Chicago aldermen acknowledge that the tweaks made to the city’s assault weapons ban today won’t do much to prevent violence.
But, they said, it is the best they can do.
The Chicago City Council voted to add to the list of so-called assault weapons banned in the city, and--in a separate ordinance-- to increase fines against people caught with a gun near a school.
The state’s new concealed carry law allowed cities until Friday to update or create bans on military-style rifles.
“Now this isn’t going to cure everything, but we have a window and it would be irresponsible and reckless not to take this window and make sure that our laws were toughened,” Mayor Rahm Emanuel said.
Some critics were disappointed that the ordinance introduced by Emanuel didn’t include stiffer punishments for owning the banned weapons.
“The question is why wouldn’t we [increase the penalties]?” asked Ald. Carrie Austin (34th).
Austin, however, voted along with the rest of the city council to approve the amendment to the 1992 assault weapons ban.
Even without an increase in penalties, Austin said she still believes the changes will make a difference.
“Everyone says this is just something to just feel good, feel fuzzy. No. I don’t do things that are just feel good, feel fuzzy. I want to do things that are going to have some teeth to it,” Austin said.
Ald. Robert Fioretti (2nd) said the amendment is essentially toothless, saying the assault weapons ban needs harsher penalties, and the state’s attorney needs to enforce the ban.
“Otherwise, why did we have this meeting today?”
Fioretti said Chicago’s ban on assault weapons has had “very limited effect” since it was created.
In a committee meeting the day before, and again at the council meeting today, Fioretti asked city officials how many people had been shot with an assault weapon in the past two years in Chicago.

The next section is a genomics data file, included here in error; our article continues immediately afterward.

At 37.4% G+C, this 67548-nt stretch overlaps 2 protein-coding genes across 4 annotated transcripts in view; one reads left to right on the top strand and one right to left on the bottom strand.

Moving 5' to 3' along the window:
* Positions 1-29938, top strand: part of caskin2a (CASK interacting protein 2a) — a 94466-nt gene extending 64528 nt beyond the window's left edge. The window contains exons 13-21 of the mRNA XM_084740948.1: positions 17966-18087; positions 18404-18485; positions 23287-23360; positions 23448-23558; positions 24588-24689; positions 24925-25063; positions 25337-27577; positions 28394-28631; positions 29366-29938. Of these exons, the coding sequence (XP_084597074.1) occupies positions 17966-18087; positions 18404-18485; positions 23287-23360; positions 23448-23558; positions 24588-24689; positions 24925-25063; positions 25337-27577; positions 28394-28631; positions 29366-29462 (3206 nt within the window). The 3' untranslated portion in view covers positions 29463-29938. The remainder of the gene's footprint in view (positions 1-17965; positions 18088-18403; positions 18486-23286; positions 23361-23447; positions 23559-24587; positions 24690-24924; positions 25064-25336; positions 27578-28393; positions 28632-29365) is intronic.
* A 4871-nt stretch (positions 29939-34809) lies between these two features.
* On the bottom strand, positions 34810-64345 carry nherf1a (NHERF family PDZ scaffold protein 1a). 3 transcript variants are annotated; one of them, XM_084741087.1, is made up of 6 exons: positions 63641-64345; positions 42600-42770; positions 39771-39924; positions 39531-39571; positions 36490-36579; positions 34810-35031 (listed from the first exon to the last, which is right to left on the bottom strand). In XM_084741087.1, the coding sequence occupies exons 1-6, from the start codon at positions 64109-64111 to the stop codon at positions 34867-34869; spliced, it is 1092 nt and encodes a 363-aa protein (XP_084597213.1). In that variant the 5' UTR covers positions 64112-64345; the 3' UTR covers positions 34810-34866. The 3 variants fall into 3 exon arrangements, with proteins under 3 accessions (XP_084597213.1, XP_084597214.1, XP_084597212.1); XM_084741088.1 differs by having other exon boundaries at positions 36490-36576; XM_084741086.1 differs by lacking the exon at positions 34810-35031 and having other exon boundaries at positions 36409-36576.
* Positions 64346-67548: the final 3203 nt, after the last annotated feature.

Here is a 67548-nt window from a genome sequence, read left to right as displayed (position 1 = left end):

He said he still hasn’t received an answer.
“From what I’ve [heard] from people in the police department it is … one person,” Fioretti said. But he said that number hasn’t been confirmed by the department.
The Chicago Police Department said in a statement that about 4 percent of all guns recovered this year were so-called assault weapons.
Fioretti also seemed skeptical of another public safety ordinance, this one introduced by the mayor and who said it is meant to help improve safety for school children.
That ordinance, which also passed unanimously today, creates school safety zones within 1,000 feet of schools.
Under the new ordinance, anyone convicted of possessing a gun near schools, on buses or along designed Safe Passage routes could face up to a $5,000 fine and up to six months incarceration, with punishment increasing for repeat offenders.
Fioretti said he thinks the law will create more confusion than anything else.
But Fenger High School Principal Liz Dozier said the new law will help make students safer.
“We have to start doing things to make our communities a safer place for our kids to go to and from school,” Dozier said. “Our kids need to be focused more on their studies than … being concerned about their safety.”
Dozier said the new laws “won’t fix everything,” but they are a good step.
Pounding the podium as he addressed the city council, the mayor insisted on the importance of the school safety ordinance.
“Today’s votes are the right things to do,” Emanuel said. “We stepped up for our children. The weak link to protect our streets are our gun laws.”
Emanuel and several aldermen spent some time complaining about the state’s new concealed carry law.
One after another, city council members stood to say they are doing all they can, but that the real power to improve gun laws lies with state and federal lawmakers.
“Down in Springfield we have a battle,” Emanuel said.
Patrick Smith is a WBEZ reporter. Follow him on twitter @pksmid